The Thankful Box

LoganS

This article for “Thankfulness in November” is written by Logan Stinebaugh. He is a freshman at Boise Bible College and studying Preaching.

 

There are a couple of traditions that my dad’s side of the family has when it comes to thanksgiving. There is the annual trap shoot, which I am sure that I would lose if I ever tried. There is the yearly ritual of my cousins convincing me to do something stupid that I wouldn’t do in any other situation. Like sledding down an icy hill THANKFULwith nothing but my ripped jeans and a lot of regret. And of course, there is the thankful box. We do it every year. Upon arrival, everyone is given a slip of paper, a small pencil, and a command: write something you are thankful for, and put it in the box.

Several hours later, after everyone is full of carbs, gravy, and way too much starch, they are read aloud to the whole room. These small slips of paper are announced loudly by one of my older cousins, a tradition that has remained since he was a small boy. Once these small slips of paper are read aloud, it easy to notice that they all have a very similar ring to them. “I am thankful for my health”, or “I am thankful for a loving family and stability”. Or my personal favorite, “I am thankful for a full head of hair”. This tradition has remained for so many years because it is fun to listen to what everyone is thankful for. But I’ve noticed a reoccurring theme as each year passes. Each note, as nice as they are, only say positive things.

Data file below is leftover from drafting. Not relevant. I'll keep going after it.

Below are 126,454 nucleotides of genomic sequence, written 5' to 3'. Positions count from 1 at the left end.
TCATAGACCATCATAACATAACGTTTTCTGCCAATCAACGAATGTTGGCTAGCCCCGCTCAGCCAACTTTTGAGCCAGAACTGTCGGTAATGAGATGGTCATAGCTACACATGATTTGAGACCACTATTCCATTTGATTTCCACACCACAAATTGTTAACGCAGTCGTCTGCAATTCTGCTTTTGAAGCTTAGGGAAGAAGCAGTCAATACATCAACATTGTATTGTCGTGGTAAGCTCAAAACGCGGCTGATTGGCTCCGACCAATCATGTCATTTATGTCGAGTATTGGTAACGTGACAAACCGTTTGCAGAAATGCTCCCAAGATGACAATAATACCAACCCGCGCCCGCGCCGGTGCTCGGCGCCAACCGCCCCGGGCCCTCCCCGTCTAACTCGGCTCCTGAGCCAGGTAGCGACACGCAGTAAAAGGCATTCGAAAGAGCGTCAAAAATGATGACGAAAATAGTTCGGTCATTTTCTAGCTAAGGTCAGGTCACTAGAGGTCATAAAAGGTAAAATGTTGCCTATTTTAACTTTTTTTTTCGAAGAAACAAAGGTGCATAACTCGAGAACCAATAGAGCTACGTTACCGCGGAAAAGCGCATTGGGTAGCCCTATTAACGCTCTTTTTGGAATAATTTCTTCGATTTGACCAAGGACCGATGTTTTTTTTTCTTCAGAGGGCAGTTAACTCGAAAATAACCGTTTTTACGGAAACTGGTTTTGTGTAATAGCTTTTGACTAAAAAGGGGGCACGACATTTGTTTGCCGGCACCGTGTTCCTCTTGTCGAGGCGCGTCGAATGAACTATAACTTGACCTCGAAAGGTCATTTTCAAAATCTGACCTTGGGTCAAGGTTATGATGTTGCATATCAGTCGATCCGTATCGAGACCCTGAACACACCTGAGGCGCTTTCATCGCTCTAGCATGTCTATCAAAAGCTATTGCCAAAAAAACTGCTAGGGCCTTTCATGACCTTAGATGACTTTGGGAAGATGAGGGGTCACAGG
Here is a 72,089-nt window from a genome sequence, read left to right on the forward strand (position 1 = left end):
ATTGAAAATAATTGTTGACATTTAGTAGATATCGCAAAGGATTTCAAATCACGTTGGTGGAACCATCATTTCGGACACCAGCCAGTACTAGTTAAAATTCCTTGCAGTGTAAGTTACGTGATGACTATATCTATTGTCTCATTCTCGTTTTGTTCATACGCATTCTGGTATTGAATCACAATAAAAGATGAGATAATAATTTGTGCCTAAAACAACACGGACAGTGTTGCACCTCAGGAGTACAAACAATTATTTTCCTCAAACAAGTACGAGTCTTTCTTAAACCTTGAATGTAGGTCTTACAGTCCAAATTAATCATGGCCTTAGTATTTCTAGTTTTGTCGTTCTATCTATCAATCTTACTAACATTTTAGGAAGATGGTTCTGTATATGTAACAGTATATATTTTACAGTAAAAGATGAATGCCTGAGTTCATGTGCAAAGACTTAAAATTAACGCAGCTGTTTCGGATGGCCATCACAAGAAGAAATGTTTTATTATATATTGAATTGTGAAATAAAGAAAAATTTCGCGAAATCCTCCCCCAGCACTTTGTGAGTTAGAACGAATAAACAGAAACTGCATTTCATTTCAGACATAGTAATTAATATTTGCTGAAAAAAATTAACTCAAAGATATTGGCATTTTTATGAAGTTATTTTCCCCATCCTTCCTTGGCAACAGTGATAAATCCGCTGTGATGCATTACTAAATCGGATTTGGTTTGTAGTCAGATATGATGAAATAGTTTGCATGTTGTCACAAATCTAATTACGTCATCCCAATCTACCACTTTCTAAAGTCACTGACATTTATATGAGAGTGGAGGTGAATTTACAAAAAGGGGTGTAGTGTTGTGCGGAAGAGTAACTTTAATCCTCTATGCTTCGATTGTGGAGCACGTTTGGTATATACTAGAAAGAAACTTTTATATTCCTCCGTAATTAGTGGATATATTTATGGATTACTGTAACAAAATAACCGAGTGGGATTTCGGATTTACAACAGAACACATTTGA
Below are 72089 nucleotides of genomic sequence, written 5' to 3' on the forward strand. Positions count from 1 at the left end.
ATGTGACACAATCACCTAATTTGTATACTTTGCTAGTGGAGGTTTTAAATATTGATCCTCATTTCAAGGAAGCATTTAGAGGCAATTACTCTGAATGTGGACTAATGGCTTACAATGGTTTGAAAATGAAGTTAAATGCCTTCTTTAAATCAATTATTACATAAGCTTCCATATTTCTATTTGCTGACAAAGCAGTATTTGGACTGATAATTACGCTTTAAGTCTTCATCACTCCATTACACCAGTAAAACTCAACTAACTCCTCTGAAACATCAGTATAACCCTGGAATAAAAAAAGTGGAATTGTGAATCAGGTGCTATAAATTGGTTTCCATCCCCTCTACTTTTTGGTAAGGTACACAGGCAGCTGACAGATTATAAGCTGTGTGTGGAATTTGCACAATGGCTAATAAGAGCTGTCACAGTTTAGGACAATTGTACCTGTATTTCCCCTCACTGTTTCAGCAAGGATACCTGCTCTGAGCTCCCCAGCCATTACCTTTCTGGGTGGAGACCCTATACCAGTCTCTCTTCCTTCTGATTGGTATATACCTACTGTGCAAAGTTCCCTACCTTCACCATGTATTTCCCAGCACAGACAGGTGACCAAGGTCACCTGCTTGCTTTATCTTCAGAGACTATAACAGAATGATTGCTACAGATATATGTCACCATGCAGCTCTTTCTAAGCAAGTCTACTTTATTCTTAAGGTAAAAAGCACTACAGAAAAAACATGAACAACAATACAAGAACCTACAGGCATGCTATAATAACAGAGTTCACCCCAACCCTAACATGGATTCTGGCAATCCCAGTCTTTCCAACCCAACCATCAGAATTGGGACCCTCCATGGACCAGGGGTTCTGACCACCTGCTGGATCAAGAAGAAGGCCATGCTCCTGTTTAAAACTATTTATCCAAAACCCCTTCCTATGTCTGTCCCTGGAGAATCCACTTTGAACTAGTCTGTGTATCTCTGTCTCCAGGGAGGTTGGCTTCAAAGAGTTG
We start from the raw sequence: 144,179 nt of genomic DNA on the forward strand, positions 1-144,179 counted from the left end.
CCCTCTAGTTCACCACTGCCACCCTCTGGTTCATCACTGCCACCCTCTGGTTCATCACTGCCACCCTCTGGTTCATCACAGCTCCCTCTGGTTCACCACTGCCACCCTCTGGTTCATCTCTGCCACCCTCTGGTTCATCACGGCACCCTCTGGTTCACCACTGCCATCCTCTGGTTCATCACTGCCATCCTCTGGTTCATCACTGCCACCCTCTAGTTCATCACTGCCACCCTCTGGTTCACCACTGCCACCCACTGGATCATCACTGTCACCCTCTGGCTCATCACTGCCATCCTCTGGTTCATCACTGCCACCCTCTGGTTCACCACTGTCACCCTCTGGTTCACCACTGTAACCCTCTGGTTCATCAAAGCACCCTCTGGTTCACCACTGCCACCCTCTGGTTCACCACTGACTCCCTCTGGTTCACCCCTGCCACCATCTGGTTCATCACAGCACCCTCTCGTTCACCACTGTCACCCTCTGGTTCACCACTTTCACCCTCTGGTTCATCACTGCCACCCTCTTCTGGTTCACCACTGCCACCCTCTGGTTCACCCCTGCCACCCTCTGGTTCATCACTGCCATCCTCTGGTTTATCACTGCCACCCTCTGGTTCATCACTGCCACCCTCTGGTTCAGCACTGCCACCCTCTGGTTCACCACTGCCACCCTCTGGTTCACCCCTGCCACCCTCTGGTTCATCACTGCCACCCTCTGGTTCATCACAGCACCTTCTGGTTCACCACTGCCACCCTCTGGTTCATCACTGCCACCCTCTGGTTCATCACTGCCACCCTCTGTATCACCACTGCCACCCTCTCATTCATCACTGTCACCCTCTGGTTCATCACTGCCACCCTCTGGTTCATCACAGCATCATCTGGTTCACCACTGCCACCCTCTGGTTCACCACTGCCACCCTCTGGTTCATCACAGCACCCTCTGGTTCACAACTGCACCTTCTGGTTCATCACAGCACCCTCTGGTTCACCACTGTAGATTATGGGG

The longer I’m here at BBC, the more I learn about things that I never thought that I would learn about. One thing that I’ve noticed is that life is pain. Okay, I see how that can sound a bit harsh. Let me rephrase it: Life is not easy. You can ignore it all you want, but it’s a fact. Life is difficult. Families keep getting broken, the cancer keeps coming back, and prayers seem to go unanswered. You don’t see things like that in the thankful box all that often. But why not?

There is an odd mindset in our culture that says that you can only be thankful when things look good. When your bank account is full, or when you get that promotion. That sounds nice, but the Bible tends to burst that happy little bubble. When was the last time you opened up God’s word and read the story of how Abraham stayed nice and comfortable and died peacefully in his sleep with no children? I don’t remember that chapter in Genesis.

What I’m proposing is that you should be thankful for the trials and hardships in your life. I know I try to be. The book of James says that you should be joyful when bad things happen in your life because it ICOM2015-1-53will create perseverance within you, and this will ultimately bring you closer to the God who created you. Now, if that’s not something to be thankful for, then I don’t know what is. So the next time life slaps you upside the head with a two by four, say thank you. Because the harder you get hit, the sweeter it will feel when you get back up and keep walking toward that goal that God set there for you. Fight the good fight, welcome the pain, and don’t forget to smile.

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